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August 31, 2004
Internship Programs: A Benefit To Both Parties

Each summer, college students across the country anticipate the end of the semester and the beginning of summer break. However, summer break has recently taken on a new meaning. This time is no longer for lounging by the pool; instead it is an opportunity to further education and gain experience in a chosen industry in the form of an internship.

A survey conducted by the National Association of Colleges and Employers (NACE) found that 82.5% of employers offer internship or co-op programs. Furthermore, the same study also found 22% of new hires from the 1998-99 graduating class were from employers' own internship programs.

One of the most valuable benefits of participating in an internship program is the experience that students gain in their chosen industry. By allowing students this experience before graduation, they may find they are no longer interested in the chosen industry and can change their school curriculum. Also, based on feedback from intern managers, students identify their weaknesses and opportunities for improvement. Furthermore, students view internships as an opportunity to develop new skills, expand their professional networks and strengthen their resumes.

Student internships not only benefit the student, but also the organization. Student interns can provide extra short-term assistance and a current and youthful viewpoint. In addition to producing actual work, interns act as a pool of full-time candidates who have already been evaluated in a real workplace scenario. Internship programs are the best recruitment marketing your organization can develop, becoming a way to lure and train new talent. Also, students who have a good experience are more likely to recommend the organization’s program to their classmates, bringing in more interns and potential future employees.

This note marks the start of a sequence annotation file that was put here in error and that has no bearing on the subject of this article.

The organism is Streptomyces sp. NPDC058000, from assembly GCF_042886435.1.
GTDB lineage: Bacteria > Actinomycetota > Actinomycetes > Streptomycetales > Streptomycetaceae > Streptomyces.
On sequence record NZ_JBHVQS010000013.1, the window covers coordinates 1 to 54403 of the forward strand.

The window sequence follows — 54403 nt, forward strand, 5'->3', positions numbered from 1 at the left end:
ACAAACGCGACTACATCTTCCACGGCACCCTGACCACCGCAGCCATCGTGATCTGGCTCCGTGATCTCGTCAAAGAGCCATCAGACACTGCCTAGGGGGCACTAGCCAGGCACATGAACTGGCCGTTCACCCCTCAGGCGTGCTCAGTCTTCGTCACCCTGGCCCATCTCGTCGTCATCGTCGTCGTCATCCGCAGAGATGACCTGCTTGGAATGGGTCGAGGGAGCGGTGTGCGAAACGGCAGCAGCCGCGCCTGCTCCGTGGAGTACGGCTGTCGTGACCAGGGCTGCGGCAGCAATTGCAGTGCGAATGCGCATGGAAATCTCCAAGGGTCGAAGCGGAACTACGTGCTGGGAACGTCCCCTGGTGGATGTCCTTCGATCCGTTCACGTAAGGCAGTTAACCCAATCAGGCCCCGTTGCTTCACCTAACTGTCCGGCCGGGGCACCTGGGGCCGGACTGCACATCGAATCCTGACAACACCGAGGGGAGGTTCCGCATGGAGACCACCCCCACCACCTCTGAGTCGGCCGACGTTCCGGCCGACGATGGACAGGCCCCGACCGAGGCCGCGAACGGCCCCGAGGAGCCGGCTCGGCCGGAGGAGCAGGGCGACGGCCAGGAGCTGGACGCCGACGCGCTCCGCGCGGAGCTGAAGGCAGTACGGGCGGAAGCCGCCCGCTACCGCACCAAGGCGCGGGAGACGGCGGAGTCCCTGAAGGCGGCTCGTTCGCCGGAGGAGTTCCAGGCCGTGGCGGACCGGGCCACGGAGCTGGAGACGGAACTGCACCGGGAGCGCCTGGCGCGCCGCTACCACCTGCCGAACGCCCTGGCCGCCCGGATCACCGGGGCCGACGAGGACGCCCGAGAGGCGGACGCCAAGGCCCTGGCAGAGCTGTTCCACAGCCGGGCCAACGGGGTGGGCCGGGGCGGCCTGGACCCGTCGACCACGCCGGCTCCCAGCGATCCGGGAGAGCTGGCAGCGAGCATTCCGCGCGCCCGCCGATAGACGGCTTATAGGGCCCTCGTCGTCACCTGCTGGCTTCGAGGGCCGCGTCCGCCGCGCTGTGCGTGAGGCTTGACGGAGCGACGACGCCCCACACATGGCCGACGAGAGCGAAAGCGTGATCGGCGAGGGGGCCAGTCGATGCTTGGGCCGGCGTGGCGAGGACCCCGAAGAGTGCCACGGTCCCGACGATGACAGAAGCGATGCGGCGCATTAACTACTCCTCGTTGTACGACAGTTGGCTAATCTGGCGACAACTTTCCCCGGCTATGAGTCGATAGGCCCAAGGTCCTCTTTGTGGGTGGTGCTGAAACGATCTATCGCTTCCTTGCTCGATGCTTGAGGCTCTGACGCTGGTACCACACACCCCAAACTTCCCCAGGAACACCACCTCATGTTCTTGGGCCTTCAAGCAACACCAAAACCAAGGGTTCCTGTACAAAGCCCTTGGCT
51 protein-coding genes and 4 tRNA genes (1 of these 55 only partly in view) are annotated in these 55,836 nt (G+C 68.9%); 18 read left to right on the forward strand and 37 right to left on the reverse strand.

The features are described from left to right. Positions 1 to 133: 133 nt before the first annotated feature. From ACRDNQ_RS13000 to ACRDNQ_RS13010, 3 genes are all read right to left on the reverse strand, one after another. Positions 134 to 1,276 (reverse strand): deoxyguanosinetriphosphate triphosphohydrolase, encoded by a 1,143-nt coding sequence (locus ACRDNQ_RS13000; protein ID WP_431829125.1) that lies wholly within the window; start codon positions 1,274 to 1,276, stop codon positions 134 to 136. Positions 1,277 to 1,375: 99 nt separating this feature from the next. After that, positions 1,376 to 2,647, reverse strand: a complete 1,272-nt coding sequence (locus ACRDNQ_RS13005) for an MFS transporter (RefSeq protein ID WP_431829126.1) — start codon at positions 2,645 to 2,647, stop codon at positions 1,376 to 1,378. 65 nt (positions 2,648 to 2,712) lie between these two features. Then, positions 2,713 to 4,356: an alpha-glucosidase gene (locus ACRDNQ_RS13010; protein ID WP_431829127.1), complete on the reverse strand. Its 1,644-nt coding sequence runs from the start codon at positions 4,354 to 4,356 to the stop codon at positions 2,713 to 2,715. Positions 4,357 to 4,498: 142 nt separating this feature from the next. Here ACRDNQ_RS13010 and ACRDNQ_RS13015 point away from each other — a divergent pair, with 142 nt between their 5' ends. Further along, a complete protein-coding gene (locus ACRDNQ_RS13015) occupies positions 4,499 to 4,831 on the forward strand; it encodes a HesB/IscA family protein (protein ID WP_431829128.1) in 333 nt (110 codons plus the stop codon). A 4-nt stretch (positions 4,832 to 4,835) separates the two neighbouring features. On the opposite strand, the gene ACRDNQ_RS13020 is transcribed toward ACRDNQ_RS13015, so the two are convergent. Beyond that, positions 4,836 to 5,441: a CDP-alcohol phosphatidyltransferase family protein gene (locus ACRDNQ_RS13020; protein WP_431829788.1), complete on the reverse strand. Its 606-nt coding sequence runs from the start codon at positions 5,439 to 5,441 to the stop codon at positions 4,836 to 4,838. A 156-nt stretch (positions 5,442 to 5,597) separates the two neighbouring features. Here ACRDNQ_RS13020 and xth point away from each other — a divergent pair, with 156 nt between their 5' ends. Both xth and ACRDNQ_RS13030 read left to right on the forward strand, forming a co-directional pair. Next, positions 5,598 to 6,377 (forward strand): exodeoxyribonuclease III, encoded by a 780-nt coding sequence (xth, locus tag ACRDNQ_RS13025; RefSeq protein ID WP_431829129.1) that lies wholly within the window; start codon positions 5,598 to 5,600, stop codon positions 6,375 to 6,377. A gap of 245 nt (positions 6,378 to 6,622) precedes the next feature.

To maximize the benefits of an internship program, an organization needs to make certain a few key elements are executed. Before an intern begins, the organization must plan ahead, considering office space, projects and staff support. Also, intern managers must be prepared to work with the interns and be aware of their responsibility as both a supervisor and a mentor. Once the intern has started, the projects given should be meaningful and challenging, to help him or her gain real experience. Furthermore, if the work is explained well and the importance of the work is discussed, the quality of work increases as well as the job satisfaction of the intern. Effective supervision should be provided to the intern while work is in progress. Finally, once the internship is completed, a final evaluation should be conducted, showing the intern their overall strengths and weaknesses.